Definition of rind in English:

rind

noun

  • 1The tough outer layer of something, in particular.

    • ‘More than that, the paint acts as a kind of cover, a rind conserving a long history of previous touches that contribute a certain nubbiness, flecked with little crevices, to the final coating.’
    • ‘After a few rounds of heating and pickling in acid the silver would be brought to the surface of the coin in a thin rind, and give the coin a brilliant silvery appearance.’
    1. 1.1 The tough outer skin of certain fruit, especially citrus fruit.
      • ‘This deliciously deep fried pastry has dates, orange and lemon extract, anisette, chopped nuts, orange rind, and lemon rind.’
      • ‘But I was allowed to watch as she guided the long blade through the cantaloupe's golden-netted rind to the cutting board.’
      • ‘Be careful to only get the outer rind, not the bitter pith.’
      • ‘As you recall, when we pickle cherries or watermelon rinds, we add a little sugar.’
      • ‘Prepare the chicken glaze; heat the lemon rind, juice and honey in a pan until it caramelizes.’
      • ‘Sean says grated lemon rind adds a delicious sweet and sour taste to the berries.’
      • ‘But scientists have known that calcium - just as it helps keep bones strong - also helps melon rind maintain firmness that protects the fruit against spoilage.’
      • ‘Traditional additions to such a risotto would include finely grated lemon rind, and freshly picked peas with lots of black pepper.’
      • ‘He was sucking a lemon, but had finished it and threw away the rind, folding his arms across his chest.’
      • ‘Add the lemon zest and simmer until the rinds are soft, about 10 minutes.’
      • ‘So you look in the genes for the effect you're after - in this case, a thin rind, no seeds, and sweeter flesh - then you target those traits.’
      • ‘Grate the rind from the two large oranges and squeeze out the juice.’
      • ‘Those were the melons she served on the fancy white plates with the silver rims, a generous quarter pre-sliced along the rind so we had only to cut off chunks with our spoons.’
      • ‘Think of perfectly ripened pineapple chunks, minus the labor of carving away the tough rind.’
      • ‘The fruit has a thick, greenish yellow rind.’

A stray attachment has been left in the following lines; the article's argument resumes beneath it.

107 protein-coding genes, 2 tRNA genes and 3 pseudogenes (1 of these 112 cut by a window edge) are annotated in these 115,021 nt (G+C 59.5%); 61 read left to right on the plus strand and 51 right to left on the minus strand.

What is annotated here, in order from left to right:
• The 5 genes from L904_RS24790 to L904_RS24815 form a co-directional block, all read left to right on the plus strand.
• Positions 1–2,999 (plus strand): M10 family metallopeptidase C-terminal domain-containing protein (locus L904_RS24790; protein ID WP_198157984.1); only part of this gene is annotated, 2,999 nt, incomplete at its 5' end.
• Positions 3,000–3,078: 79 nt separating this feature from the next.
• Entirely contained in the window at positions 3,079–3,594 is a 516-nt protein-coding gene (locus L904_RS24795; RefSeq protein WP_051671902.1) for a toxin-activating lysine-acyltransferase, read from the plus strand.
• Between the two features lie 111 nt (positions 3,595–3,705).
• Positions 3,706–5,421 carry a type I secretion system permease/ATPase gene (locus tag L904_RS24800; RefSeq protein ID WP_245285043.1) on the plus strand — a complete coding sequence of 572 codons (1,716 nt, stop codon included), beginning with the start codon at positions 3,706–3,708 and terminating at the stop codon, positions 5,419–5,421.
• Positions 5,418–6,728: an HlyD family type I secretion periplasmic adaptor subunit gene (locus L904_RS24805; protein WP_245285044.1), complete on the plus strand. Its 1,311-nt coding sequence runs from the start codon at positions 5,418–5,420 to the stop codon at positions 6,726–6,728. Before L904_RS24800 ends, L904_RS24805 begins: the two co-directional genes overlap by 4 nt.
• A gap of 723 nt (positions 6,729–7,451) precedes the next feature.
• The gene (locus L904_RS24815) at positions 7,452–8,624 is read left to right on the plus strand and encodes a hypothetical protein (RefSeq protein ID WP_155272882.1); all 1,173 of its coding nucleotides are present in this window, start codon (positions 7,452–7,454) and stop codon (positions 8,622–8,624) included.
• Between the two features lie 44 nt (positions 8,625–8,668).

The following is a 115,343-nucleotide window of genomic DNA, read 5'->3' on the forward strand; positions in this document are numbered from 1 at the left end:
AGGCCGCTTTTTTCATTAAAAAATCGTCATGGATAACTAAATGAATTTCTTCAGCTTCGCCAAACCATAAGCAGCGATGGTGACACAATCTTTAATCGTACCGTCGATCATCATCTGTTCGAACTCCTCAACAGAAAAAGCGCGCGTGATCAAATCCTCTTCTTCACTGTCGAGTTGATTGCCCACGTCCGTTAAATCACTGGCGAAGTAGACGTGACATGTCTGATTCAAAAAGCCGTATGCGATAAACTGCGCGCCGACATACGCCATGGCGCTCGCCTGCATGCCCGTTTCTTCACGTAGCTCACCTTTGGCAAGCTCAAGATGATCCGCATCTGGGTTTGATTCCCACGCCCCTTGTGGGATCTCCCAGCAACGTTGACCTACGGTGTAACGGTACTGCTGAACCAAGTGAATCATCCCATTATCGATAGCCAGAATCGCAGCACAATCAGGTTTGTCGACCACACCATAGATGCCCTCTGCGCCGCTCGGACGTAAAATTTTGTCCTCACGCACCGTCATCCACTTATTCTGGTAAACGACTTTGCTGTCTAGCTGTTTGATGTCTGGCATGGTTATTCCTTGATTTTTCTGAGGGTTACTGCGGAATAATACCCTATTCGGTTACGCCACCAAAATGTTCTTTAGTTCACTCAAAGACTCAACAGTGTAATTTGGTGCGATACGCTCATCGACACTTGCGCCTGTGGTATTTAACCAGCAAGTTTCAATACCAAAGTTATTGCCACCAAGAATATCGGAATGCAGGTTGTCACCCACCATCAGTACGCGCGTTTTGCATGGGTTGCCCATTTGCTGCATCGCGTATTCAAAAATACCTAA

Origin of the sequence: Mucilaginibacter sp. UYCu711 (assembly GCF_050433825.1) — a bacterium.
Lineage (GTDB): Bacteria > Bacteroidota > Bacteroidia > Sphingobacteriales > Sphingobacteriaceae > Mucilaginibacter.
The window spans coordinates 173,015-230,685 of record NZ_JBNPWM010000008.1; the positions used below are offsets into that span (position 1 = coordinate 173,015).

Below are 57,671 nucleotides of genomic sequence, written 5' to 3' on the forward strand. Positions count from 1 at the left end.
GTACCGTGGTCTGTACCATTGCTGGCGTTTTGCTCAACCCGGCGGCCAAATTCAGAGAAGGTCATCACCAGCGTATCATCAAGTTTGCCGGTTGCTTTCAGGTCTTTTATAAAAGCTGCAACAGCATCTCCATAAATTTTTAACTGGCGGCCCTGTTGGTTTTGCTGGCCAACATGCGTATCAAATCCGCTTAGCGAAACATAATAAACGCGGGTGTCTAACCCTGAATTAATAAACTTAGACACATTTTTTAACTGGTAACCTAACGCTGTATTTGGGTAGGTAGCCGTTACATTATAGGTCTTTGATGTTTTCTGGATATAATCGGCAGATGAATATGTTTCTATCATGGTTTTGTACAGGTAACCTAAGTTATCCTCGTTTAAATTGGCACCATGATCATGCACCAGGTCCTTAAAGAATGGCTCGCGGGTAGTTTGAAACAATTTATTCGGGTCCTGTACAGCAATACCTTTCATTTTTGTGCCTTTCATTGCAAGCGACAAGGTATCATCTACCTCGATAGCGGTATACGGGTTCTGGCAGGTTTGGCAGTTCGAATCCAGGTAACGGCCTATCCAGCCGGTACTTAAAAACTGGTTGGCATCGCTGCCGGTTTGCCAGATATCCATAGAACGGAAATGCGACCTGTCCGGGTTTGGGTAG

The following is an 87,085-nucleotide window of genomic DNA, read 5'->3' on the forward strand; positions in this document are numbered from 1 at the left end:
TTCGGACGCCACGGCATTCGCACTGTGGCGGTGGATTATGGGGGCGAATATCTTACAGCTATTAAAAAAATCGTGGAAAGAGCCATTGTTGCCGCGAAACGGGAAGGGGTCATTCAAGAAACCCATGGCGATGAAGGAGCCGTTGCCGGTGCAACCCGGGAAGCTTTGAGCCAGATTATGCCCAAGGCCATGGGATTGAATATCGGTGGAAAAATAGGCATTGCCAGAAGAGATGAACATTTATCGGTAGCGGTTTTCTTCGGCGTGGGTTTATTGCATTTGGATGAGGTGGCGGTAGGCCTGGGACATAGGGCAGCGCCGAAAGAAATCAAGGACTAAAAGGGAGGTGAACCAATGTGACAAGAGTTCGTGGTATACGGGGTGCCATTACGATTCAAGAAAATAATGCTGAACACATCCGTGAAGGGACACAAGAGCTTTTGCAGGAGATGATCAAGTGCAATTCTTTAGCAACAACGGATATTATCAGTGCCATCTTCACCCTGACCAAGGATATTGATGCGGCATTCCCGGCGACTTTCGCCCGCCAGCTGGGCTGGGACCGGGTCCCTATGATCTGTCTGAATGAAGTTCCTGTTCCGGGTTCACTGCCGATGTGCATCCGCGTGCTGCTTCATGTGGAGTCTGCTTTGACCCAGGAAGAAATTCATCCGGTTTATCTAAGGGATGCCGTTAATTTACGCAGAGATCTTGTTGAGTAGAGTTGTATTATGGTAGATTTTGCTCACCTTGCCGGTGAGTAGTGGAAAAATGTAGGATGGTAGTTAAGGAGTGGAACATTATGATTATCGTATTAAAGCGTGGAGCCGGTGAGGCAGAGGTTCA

• ‘Lavender buds make wonderful smelling sachets, as do dried citrus rinds and dried flowers.’
      • ‘Place the orange and lemon rinds, cloves and cinnamon sticks into a piece of 100% cotton cheesecloth.’
      skin, peel, covering, zest
      hull, pod, shell, husk, crust, shuck, capsule, outer layer, bark
      hide
      epicarp, pericarp, exocarp
      integument
      View synonyms
    2. 1.2 The hard outer edge of cheese or bacon, usually removed before eating.
      • ‘The yucca root is often served with pork rind and greens and sold at roadside stands.’
      • ‘Remove the rinds from the bacon and chop it finely.’
      • ‘You can leave out left over food such as bacon rinds or hard cheese.’
      • ‘The " fried pork chunks " were genuine pork rinds, crunchy and salty!’
      • ‘As a young man, Manet sailed to Brazil on a cargo ship and was asked by the ship's captain to paint the rinds of rotten cheese so it could be sold in the port.’
      • ‘Among the other varieties with natural rinds are semi-hard cheeses like British farmhouse Cheddar, Cheshire and Gloucester.’
      • ‘The bacteria colonise rinds and seep into the paste to produce cheeses that are tangy or spiky, creamy or grassy.’
      • ‘She had been in the middle of a very interesting story about the origin of pork rinds, when she looked up and found that Sorcha and Davie had fallen asleep.’
      • ‘Made in 8-ounce rounds, the cheese has a distinctive orange-colored rind, the result of a special aging technique.’
      • ‘This cheese has a bloomy rind and a fluffy, mellow center.’
      • ‘It's a strong aged cheese with a pale orange rind.’
      • ‘Hand cheeses come in lots of different shapes, with a wide range of flavours from delicate to strong, and variously coloured rinds.’
      • ‘Remove the cheese rind, and transfer the soup to a blender or food processor.’
    3. 1.3 The bark of a tree or plant.
      • ‘It grows in coppices or clumps near or on the banks of rivers and creeks: many stems usually arise from a root,… and are covered with several barks or rinds the last of which being of a cinereous dirt color and very thin.’
      • ‘Cinnamon is actually the dried tree bark from young branches, separated from the cork and outer rind.’
    4. 1.4 The hard outer layer of parts of a fungus.
    5. 1.5 The skin or blubber of a whale.
      • ‘In the meat market you can buy mattaq - whale rind from a humpback whale.’

verb

[WITH OBJECT]
  • Strip the bark from (a tree)

    • ‘I used to watch them felling trees, and sometimes I would be allowed to rind the tree trunks.’

Origin

Old English rind(e) bark of a tree; related to Dutch run and German Rinde, of unknown origin.

Pronunciation:

rind

/rīnd/